World Bulletin/News Desk
A meeting of Arab foreign ministers kicked off Sunday in Kuwait to discuss the agenda for the looming Arab summit, scheduled to kick off on March 25, in the Gulf nation.
"[This year's] meeting of Arab foreign ministers comes as the Arab region is going through critical times," Kuwait's Foreign Minister Sabah Khaled Al Sabah, who will be chairing the two-day meeting, said in his keynote speech at the opening session.
"The expectations set for the summit have contributed to drafting the items on the agenda, which will include issues of shared Arab concerns amid rapidly developing regional and international circumstances."
The Kuwaiti minister reiterated his call to the Syrian regime to "stop the attacks on civilians and the indiscriminate use of weapons; lifting the siege of blockaded cities; allow safe exit for civilians and the transfer of humanitarian aid."
Other keynote speeches mainly tackled the Syrian crisis and the Palestinian-Israeli peace process.
Secretary-General of the Arab League Nabil al-Arabi said the Arab region is facing "increasing dangers and challenges," expressing hope that the preparatory meeting would set the stage for resolutions that would "be up to these challenges."
Al-Arabi went on to say that the priorities for the summit's proposed agenda include the Palestinian cause, the Syrian crisis – which entered its fourth year amid an international diplomacy deadlock - , a previous proposal by Bahrain to establish an Arab court for human rights and the prospects for overhauling the Arab League.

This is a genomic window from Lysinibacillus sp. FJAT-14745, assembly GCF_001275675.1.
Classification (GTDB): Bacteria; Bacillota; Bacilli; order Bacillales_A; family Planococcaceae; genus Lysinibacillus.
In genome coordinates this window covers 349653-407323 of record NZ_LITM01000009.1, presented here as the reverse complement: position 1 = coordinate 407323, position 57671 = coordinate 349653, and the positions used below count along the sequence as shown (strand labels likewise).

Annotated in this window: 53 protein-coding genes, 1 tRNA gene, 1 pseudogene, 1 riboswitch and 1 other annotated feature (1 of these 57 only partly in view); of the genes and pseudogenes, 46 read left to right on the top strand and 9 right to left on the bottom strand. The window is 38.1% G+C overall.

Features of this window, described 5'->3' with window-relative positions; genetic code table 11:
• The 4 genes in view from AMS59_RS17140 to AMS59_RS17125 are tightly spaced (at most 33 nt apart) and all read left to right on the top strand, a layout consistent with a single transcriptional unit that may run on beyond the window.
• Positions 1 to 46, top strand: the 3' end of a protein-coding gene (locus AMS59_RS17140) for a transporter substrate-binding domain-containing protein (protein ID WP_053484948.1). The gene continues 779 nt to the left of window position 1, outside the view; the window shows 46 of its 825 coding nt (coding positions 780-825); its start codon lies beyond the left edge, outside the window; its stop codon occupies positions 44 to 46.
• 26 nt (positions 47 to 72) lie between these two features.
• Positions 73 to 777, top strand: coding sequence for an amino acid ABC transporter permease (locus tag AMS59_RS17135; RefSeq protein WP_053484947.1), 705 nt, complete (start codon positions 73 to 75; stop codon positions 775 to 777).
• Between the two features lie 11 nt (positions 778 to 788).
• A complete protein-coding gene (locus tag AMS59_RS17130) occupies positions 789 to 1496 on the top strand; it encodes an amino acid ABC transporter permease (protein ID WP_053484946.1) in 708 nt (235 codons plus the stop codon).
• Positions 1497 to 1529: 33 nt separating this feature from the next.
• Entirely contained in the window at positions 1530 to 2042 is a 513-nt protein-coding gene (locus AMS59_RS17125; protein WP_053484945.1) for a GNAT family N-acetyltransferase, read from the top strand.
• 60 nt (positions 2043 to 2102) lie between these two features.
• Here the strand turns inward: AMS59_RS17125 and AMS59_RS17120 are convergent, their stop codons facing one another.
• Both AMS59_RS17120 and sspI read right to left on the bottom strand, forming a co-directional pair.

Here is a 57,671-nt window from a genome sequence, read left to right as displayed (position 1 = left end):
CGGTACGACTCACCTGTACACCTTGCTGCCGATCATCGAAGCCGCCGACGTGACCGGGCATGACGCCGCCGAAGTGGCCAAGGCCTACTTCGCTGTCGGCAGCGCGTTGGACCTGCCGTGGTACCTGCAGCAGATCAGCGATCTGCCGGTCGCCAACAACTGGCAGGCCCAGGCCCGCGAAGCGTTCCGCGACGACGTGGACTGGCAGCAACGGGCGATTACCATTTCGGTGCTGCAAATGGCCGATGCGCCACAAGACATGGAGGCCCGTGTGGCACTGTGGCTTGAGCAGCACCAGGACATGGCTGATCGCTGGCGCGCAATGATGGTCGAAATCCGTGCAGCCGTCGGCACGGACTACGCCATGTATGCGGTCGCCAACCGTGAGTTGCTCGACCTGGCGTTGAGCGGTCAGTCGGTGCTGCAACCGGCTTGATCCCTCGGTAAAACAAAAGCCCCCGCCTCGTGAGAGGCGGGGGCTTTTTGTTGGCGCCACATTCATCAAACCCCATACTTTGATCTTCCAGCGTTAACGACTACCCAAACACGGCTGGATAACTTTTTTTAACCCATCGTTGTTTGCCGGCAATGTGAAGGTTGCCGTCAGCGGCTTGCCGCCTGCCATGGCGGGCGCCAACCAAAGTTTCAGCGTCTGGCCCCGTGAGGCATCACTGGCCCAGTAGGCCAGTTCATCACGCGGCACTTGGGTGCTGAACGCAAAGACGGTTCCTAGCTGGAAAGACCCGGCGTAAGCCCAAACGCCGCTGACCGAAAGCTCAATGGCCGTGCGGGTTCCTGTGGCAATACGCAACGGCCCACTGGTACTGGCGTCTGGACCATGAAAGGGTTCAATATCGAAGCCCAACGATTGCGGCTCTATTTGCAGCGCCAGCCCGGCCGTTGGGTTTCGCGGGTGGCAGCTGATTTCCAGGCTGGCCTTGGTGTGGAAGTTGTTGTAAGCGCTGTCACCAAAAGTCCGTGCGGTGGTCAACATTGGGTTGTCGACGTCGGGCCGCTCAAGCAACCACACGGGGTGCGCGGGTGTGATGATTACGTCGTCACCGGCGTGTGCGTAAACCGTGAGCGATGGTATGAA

Khalid al-Attiyah, Qatar's Foreign Minister, renewed his country's full support of any solution that would "salvage Syria" from the throes of civil war and avoid foreign interference.
The Arab League suspended Syria's membership in late 2011, after a peaceful uprising against President Bashar al-Assad escalated into an armed insurrection following a violent government crackdown.
Ahmed Bin Helli, deputy head of the Arab League, said Friday that Syria's seat at the upcoming Arab summit will be vacant despite the attendance of Syrian opposition leader Ahmed Jarba.
Bin Helli, however, said Jarba would deliver a speech at the summit – scheduled for March 25 and 26 – as a legitimate representative of Syria.
According to the London-based Syrian Observatory for Human Rights, around 146,000 people have been killed in the violence-wracked country since the conflict began.
The meeting, which comes in the run-up to an upcoming Arab Summit due later this month, would touch on the progress of U.S.-brokered peace talks between the Palestinians and Israel, which deadline would expire by the end of April, the source, who asked to remain anonymous, told Anadolu Agency.
The top diplomats would also discuss boosting financial aid to the Palestinian Authority, he noted.
Direct US-brokered peace talks between Israeli and Palestinian negotiators resumed in Washington last summer after a nearly three-year hiatus.
During a visit to the region in January, U.S. Secretary of State John Kerry proposed a "framework" for an eventual peace deal that would address so-called "final-status issues," including borders, security, Palestinian refugees and Al-Quds (occupied East Jerusalem).
Last Mod: 23 Mart 2014, 13:33